Disappointed by the network design :(


#1

Well, I wouldn’t write this topic if it wasn’t clearly stated that feedback is welcomed :smile:

It is an interesting and, in some way, unique service. However I’m very disappointed by the network design.
It was very unexpected to discover a routed L3 network.

I’m used to construct the cloud topology as I want and to assign the desired IP addresses without sharing the address space with all the customers of the service.

I was surprised by strange ARP requests arriving on my server’s network interface. Most probably this has no impact on security. Nevertheless, It’s not very encouraging and, being suspicious by nature, I find it strange.

Damn, when i want to connect a “private” instance without public IP to the internet via a “public” instance, I can’t even do it without a “dirty” workaround like a proxy or an GRE/IPIP tunnel. It’s silly for a “cloud” platform…

I don’t even understand the reasons besides this choice. Why not give the customer the right to design his own L2 network. If it is not an commercial secret, can u please tell the community why is there an routed L3 network shared among all the customers and not a “beautiful”, “classical”, private L2 achieved via MPLS or VXLANS?

Sincerely,
Just an angry customer.


#2

I would probably agree that the biggest area where critical cloud features are missing is within the networking. I too have been having problems in implementing a secure infrastructure upon the platform with the shared, multi-tenant layer 2 network. There isn’t even any guarantee that machines would be allocated within the same L2 network when provisioning and it restricts being able to use L2 network discovery protocols to automatically build clusters.

Even if this was an additional service, I think for the people who really care about security and want to deploy clusters, would pay for this feature above the standard compute price. I know that if it was a reasonable price our company would jump on board right away as it would certainly speed things up for simple R&D deployments where security by isolation would be sufficient.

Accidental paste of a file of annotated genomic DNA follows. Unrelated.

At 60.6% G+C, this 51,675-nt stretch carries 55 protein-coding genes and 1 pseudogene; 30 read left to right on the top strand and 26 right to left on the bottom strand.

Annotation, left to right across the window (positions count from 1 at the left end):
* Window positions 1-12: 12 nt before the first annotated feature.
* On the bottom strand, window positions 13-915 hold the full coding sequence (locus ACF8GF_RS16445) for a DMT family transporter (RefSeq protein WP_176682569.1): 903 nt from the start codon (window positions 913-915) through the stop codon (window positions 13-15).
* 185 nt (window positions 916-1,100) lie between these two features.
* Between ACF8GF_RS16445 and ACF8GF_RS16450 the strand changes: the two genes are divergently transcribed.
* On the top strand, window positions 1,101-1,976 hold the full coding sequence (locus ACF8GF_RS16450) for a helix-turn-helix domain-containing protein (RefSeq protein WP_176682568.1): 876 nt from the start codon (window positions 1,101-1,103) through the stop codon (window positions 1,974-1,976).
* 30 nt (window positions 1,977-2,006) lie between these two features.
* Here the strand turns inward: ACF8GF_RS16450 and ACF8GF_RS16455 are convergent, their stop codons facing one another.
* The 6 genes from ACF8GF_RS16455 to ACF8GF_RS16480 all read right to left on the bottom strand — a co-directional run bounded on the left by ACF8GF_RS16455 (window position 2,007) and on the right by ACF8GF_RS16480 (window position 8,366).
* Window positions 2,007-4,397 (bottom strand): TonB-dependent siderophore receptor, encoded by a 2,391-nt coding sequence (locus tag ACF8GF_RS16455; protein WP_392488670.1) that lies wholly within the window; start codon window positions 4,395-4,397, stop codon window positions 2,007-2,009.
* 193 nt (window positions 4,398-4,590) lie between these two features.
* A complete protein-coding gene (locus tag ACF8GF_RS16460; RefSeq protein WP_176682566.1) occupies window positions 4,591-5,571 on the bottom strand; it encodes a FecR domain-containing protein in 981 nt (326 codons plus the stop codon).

I feel complexity of implementation is what may be holding this back and the focus may be (at the moment) on the basic infrastructure but I would definitely like to see some implementation of private networks in the future alongside improvements in the security groups.


#3

@Core team - Any update on private networks?


#4

The sad thing is we’d not have any of those discussions if the Linux networking maintainers hadn’t been so totally disinterested to proper QinQ support :slight_smile:


#5

I am surprised that no one from the Scaleway team has deemed take the time to contribute to this very important topic…


#6

A good solution for this would be VXLAN if Scaleway has switches that support it. I would be happy to provide information and advice about VXLAN or other solutions to this limitation. Anything to get better network infrastructure. I’d also love to see the ability to get additional IP addresses.

Please reach out to me if there is anything I can do to help move this forward.

Regards,

Emma


#7

Hi @radu,

The analysis of @fidelity is correct, we’re currently mainly focusing on the base infrastructure.
Private networking and additional IPs are highly demanded features which we will implement.
Our rapid growth with our massive production and deployment ramp-up has been quite a challenge lately and has slowed down these new developments but enhanced networking is one of our top priorities.

@emma we’re developing our own routers/switches for our specific needs and we’ve designed our network to support these features.